nep-cfn New Economics Papers
on Corporate Finance
Issue of 2006‒06‒10
four papers chosen by
Zelia Serrasqueiro
Universidade da Beira Interior

  1. Who gets private equity? The role of debt capacity, growth and intangible assets By K. BAEYENS; S. MANIGART
  2. Deteriorating Cost Efficiency in Commercial Banks Signals an Increasing Risk of Failure By Anca Podpiera; Jiri Podpiera
  3. Taxation, Dividend Payments and Ex-Day Price Changes By Daunfeldt, Sven-Olov; Selander, Carina; Wikström, Magnus
  4. Bankruptcy, Counterparty Risk, and Contagion By Holger Kraft; Mogens Steffensen

    Abstract: While informed private equity (PE) investors screen for the most promising ventures, firms may avoid raising of PE for issues of cost and control. A critical question therefore is: which firms get PE? We consider both supply and demand side arguments to study the characteristics of a sample of 231 firms that did receive PE and compare them to those of a matched sample. Supporting the pecking order theory, we show that firms rely on PE funding when there are no alternatives, i.e. when their debt capacity is limited, due to financial and bankruptcy risk and due to important investments in intangibles. PE investors, from their side, select firms with substantial growth options. Further, firms that receive PE have grown more before the funding event than companies that did not receive PE.
    Keywords: financing choice, private equity
    JEL: G32
    Date: 2006–02
  2. By: Anca Podpiera; Jiri Podpiera
    Abstract: While it is generally consented that management quality is often the key determinant of banks' success in a risky world, somewhat paradoxically early warning systems are mainly built on financial ratios driving management quality assessment to the periphery. In this paper we show, using estimated cost efficiency scores for the Czech banking sector, that cost inefficient management was a predictor of bank failures during the years of banking sector consolidation, and thus suggest the inclusion of cost efficiency in early warning systems.
    Keywords: Bank failure, cost efficiency, stochastic frontier, hazard model.
    JEL: J21 J28 E58
    Date: 2005–12
  3. By: Daunfeldt, Sven-Olov (Högskolan i Gävle); Selander, Carina (Department of Economics, Umeå University); Wikström, Magnus (Department of Economics, Umeå University)
    Abstract: The purpose of the paper is to study the effects of taxation on dividend payments and ex-dividend price changes in Sweden during 1991-1995. Under this period, dividends and capital gains were taxed at a flat rate. Tax changes in Sweden during the 1990s thus provide an opportunity to include direct measures of the tax treatment of dividends and capital gains in the empirical analysis, in contrast to previous studies. The results indicate that tax reforms have large effects on dividend payments, while the effects on ex-dividend price changes are less conclusive.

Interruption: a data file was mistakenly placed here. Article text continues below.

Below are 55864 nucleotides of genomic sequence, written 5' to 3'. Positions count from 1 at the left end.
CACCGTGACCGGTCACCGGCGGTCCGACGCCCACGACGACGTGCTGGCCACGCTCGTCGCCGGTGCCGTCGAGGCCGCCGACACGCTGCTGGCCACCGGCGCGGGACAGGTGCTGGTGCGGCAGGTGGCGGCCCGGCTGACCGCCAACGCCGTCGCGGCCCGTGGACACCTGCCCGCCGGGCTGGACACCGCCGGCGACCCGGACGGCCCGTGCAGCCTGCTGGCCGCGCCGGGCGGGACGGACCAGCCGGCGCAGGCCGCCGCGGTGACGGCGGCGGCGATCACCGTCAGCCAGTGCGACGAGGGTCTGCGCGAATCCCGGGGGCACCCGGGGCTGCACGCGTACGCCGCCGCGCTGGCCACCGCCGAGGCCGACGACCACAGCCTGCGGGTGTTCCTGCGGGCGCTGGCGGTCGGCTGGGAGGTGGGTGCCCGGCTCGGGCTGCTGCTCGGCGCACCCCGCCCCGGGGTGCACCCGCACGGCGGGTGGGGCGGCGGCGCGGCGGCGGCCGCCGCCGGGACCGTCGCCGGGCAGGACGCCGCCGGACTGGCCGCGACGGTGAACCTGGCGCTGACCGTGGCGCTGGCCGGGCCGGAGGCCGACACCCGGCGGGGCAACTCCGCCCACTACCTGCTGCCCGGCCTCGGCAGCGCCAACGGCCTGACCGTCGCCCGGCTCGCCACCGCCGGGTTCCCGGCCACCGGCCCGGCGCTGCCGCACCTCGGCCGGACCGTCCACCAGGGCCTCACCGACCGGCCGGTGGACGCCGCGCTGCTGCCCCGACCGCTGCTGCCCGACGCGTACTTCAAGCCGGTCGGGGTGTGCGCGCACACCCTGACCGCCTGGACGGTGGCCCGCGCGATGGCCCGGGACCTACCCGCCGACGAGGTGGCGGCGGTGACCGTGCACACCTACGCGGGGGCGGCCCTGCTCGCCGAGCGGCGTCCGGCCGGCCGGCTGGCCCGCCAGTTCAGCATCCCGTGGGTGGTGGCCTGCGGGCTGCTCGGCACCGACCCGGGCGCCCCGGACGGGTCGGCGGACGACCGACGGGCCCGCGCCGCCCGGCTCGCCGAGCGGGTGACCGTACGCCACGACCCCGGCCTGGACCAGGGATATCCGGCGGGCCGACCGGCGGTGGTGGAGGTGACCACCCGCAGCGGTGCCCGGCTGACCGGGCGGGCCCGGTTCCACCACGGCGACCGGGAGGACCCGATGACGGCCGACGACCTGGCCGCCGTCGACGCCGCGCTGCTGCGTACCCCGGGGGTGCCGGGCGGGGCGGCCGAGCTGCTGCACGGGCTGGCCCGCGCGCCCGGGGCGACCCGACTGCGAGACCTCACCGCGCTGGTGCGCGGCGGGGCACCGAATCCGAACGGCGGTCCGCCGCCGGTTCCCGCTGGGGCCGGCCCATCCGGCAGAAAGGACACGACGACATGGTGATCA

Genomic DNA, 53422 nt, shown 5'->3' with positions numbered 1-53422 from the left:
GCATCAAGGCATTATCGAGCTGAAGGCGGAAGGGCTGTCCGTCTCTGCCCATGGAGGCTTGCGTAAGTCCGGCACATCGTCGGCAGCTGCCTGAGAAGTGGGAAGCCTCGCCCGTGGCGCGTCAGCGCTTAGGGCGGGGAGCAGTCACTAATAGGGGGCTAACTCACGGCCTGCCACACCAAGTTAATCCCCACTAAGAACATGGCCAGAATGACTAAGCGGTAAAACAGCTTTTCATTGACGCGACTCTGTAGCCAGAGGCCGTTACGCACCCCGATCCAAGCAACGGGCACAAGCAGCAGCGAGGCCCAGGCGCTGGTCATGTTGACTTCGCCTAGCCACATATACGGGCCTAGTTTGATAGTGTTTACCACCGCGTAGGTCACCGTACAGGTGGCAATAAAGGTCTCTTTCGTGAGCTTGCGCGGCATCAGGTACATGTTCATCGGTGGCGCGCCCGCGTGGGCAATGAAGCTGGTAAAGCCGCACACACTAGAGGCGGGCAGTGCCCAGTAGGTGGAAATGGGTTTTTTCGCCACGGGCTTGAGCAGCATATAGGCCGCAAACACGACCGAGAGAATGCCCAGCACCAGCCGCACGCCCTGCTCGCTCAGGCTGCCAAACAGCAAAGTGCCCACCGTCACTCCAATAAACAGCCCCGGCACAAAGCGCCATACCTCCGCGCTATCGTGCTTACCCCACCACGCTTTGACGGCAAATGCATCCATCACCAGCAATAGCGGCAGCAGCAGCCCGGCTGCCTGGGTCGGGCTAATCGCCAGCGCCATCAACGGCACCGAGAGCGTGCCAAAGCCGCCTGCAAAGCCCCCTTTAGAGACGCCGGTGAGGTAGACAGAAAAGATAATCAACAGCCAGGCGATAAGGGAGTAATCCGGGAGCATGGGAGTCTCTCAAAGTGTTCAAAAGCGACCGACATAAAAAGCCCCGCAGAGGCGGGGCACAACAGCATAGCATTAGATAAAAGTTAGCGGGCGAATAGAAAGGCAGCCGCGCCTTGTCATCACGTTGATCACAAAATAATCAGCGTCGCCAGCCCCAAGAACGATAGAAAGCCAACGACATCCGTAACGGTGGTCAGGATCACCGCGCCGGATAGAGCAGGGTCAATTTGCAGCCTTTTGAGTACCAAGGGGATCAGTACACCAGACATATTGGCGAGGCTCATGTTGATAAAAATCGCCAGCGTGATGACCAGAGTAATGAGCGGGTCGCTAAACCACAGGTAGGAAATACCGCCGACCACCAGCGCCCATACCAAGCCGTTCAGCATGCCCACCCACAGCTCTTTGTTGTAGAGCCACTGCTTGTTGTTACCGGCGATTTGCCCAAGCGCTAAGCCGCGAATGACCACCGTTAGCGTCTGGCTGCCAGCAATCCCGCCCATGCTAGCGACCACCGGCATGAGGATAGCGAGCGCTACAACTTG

Keywords: capital gain; censoring; dividend; flat tax; tax reform
    JEL: G12 G35 H24
    Date: 2006–06–02
  4. By: Holger Kraft (Fachbereich Mathematik, Universität Kaiserslautern); Mogens Steffensen (Department of Applied Mathematics and Statistics, University of Copenhagen)
    Abstract: This paper provides a unifying framework for the modeling of various types of credit risks such as contagion effects. We argue that Markov chains can efficiently be used to tackle these problems. However, our approach is not limited to pricing problems with contagion. Other applications include the modeling of a more sophisticated default process of a firm. On the theoretical side, we derive pricing formulas for three building blocks that are generalizations of contingent claims studied in Lando (1998). These claims can be thought of as atoms forming the basis for all credit risky payments. Furthermore, we demonstrate that, in general, all contingent claims exposed to credit risk satisfy a system of partial differential equations. This is the key result to calculate prices of credit risky claims explicitly and efficiently.
    Keywords: default risk; financial distress; default correlation; contagion; Markov chains
    JEL: G13
    Date: 2006–05

This nep-cfn issue is ©2006 by Zelia Serrasqueiro. It is provided as is without any express or implied warranty. It may be freely redistributed in whole or in part for any purpose. If distributed in part, please include this notice.
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